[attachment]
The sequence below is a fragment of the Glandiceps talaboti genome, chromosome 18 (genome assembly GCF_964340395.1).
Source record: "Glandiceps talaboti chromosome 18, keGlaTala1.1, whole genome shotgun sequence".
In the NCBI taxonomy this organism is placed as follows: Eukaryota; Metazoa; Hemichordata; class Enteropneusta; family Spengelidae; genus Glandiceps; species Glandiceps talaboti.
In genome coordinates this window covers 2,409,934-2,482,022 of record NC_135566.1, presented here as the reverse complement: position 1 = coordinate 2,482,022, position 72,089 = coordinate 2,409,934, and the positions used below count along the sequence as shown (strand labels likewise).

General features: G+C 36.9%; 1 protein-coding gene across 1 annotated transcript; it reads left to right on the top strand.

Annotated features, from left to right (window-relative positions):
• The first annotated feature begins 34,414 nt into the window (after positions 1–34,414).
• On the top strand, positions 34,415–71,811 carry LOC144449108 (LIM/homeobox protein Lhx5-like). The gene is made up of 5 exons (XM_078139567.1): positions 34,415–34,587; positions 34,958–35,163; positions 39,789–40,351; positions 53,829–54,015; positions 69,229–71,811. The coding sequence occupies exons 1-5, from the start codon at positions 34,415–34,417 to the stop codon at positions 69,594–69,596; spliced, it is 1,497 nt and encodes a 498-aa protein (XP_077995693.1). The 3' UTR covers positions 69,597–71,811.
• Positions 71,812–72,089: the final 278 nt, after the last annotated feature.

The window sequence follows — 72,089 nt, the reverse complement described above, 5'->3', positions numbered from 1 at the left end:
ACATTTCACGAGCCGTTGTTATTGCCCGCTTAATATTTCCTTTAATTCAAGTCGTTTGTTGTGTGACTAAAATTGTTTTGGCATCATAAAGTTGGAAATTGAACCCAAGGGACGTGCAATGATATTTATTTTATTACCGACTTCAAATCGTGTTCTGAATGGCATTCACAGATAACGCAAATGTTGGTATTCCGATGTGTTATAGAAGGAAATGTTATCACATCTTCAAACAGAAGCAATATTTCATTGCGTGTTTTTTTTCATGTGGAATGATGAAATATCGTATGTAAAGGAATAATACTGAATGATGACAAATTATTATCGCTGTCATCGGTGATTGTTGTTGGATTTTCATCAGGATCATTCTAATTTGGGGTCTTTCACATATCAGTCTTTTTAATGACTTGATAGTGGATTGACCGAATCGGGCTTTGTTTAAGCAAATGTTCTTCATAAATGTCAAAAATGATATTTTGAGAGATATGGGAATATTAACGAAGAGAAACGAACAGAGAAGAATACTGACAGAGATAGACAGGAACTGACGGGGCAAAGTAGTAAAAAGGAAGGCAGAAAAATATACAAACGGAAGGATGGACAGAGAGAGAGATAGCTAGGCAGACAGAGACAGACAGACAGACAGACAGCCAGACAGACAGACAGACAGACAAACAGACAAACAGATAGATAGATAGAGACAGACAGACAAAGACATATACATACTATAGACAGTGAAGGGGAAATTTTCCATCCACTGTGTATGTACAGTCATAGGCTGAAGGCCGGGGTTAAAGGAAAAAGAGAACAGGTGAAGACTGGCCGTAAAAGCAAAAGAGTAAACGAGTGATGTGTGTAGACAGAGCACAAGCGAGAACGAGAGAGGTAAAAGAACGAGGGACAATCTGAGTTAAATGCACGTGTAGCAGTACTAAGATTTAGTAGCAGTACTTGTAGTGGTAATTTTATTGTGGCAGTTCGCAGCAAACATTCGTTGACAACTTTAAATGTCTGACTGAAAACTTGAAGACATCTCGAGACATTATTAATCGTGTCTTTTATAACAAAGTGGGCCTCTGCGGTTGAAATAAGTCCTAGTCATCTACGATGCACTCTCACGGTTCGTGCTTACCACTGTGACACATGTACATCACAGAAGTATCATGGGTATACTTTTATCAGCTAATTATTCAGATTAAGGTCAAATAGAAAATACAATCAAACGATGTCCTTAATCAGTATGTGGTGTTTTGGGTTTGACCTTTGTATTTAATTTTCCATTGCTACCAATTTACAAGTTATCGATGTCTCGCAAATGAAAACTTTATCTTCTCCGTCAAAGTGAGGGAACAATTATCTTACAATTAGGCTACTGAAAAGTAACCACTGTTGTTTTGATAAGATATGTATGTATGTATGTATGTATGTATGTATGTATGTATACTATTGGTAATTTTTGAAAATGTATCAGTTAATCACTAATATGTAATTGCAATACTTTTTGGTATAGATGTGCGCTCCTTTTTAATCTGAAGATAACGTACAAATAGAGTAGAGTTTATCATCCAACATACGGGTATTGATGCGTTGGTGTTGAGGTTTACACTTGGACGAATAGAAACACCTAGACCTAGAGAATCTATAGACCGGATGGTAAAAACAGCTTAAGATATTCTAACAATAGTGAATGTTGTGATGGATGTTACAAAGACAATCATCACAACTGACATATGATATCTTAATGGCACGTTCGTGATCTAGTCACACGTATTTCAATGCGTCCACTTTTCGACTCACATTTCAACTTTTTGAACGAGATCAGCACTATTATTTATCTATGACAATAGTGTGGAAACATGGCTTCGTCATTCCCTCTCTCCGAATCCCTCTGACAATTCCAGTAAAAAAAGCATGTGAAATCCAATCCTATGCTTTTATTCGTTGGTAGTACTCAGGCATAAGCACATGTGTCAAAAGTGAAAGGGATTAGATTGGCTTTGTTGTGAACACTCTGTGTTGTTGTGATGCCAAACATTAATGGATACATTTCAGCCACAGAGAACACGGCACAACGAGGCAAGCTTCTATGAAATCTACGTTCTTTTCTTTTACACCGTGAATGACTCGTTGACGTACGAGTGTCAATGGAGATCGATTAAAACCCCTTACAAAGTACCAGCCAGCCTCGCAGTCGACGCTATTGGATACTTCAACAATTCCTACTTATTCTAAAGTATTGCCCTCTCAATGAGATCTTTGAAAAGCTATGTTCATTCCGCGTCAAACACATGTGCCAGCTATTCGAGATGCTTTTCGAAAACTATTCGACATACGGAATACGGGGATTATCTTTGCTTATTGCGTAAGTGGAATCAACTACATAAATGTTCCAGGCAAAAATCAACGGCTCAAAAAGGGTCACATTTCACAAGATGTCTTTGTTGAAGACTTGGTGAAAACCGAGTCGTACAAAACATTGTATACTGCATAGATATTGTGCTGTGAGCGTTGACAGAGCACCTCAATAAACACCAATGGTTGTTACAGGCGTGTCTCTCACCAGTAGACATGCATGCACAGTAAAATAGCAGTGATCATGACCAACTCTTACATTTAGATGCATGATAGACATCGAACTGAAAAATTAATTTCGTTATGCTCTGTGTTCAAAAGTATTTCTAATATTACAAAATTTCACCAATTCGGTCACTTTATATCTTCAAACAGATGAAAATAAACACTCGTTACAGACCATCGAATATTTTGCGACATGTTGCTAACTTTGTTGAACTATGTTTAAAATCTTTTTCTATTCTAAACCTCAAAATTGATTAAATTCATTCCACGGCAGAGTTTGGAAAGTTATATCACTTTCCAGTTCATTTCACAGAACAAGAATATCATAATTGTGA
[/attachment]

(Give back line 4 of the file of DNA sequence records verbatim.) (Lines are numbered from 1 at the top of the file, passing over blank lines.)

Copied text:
In genome coordinates this window covers 2,409,934-2,482,022 of record NC_135566.1, presented here as the reverse complement: position 1 = coordinate 2,482,022, position 72,089 = coordinate 2,409,934, and the positions used below count along the sequence as shown (strand labels likewise).